glberns t1_jammpha wrote

> Yes. Also in the rare cases of rape or insest. Considering this is less than 1% of all abortions done, I would consider that reasonable since you are killing a life to save another.

I'm glad to know that you don't want women to die. In your ideal world, who decides when the woman's life is in enough danger to allow a legal abortion?


glberns t1_j3nkvbz wrote

For the lazy, this is the fine print in the photo:

>This original survey of 1,135 parents aroudn the United States was conducted by Main Street Children's Dentistry & Orthodontics using a Google Forms Survey.

>Parents of children aged 1-17 were asked how often their children have various sugary snacks per week, including cookies, candy, donuts, pastries, ice cream, ice pops, cake, pie, and beverages such as fruit juice, chocolate milk, soft drinks, sports drinks, and energy drinks.

>The averages for each state are based on the responses of at least 20 people who have identified as parents.

The typical threshold for a statistically credible data set is 1,082. So they might be able to say something about the US population. But 20 is waaaayyyy too small to make a statistically significant finding. So you're absolutely right that this sample size is too small to conclude much about each state.

Further, this is a self reported survey given by the kid's dentist. It's likely that parents undreported.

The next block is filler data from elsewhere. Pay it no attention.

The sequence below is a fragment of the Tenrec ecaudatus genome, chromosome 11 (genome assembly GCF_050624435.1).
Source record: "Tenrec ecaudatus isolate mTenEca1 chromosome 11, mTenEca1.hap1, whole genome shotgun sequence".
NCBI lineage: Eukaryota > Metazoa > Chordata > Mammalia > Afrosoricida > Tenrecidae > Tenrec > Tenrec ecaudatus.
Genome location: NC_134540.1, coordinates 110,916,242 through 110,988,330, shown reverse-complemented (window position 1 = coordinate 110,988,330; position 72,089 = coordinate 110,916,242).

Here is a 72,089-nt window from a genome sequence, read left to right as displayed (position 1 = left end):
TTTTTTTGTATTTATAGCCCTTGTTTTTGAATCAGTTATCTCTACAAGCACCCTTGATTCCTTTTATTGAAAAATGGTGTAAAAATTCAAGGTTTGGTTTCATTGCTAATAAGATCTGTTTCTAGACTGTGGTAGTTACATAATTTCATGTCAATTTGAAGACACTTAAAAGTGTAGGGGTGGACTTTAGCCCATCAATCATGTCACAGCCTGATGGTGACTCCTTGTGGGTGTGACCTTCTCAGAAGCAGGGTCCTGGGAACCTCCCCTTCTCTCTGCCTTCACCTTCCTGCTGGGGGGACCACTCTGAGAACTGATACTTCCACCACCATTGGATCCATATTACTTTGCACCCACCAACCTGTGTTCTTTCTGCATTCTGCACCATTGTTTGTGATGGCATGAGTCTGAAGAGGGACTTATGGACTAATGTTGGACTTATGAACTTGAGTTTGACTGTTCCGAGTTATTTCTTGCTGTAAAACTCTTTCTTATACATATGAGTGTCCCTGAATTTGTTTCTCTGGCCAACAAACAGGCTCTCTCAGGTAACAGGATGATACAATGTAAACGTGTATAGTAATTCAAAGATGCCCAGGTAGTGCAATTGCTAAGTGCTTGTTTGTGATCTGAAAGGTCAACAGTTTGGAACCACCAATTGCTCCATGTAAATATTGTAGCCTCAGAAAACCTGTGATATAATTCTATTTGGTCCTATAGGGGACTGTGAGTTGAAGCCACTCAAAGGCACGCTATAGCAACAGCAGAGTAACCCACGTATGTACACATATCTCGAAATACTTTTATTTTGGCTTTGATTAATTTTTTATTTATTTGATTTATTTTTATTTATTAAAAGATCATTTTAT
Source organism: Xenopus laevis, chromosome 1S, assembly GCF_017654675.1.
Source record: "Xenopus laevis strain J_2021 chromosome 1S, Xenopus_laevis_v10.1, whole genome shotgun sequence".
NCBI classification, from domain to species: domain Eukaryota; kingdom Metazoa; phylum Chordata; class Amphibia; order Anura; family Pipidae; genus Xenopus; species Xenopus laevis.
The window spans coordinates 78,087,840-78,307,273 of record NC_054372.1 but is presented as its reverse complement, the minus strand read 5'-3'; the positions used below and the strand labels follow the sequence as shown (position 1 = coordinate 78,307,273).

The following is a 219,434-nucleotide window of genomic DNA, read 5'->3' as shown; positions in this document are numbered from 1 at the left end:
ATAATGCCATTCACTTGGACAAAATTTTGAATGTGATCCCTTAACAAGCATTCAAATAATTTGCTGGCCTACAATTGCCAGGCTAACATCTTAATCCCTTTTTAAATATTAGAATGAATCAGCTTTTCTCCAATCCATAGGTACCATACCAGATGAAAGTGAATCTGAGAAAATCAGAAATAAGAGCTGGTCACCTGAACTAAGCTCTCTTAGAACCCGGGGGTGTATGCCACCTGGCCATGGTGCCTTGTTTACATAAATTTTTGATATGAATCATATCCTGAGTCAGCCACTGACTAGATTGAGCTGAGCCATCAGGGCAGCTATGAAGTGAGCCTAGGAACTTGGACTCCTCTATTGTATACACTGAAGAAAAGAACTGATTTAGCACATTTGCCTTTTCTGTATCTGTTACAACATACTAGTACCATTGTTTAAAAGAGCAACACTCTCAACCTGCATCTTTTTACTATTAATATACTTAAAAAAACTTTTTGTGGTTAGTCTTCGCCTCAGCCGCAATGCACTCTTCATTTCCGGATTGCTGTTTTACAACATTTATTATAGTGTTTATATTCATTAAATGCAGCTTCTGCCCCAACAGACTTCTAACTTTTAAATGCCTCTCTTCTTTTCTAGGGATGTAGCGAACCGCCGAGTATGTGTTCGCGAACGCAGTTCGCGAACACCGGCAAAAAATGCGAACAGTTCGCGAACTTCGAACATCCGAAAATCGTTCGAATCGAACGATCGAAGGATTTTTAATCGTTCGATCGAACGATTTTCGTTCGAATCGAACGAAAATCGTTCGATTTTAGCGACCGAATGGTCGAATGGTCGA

A better study would be to ask parents to keep a daily log of what the family is eating without giving them any indication that you're interested in sugary snacks. And make sure you have more than 1,100 families in each subset you're interested in studying.


glberns t1_iycveec wrote

I don't know what kool-aid you've been drinking, but most January 6th defendants have been released on bail.

>“Of the hundreds and hundreds of folks who have been arrested in the Capitol riots, the majority of them, most of them have received some sort of bail,” Rahmani said. “But the folks that engaged in the most violent acts, they are being detained without bond.”

And this isn't full circle. This started when you insisted that the White House protests constituted sedition. They didn't. You've made no effort to show that their actions fit that crime. You've only made the bizarre insistence that because a crime was committed, it's sedition. That makes no sense.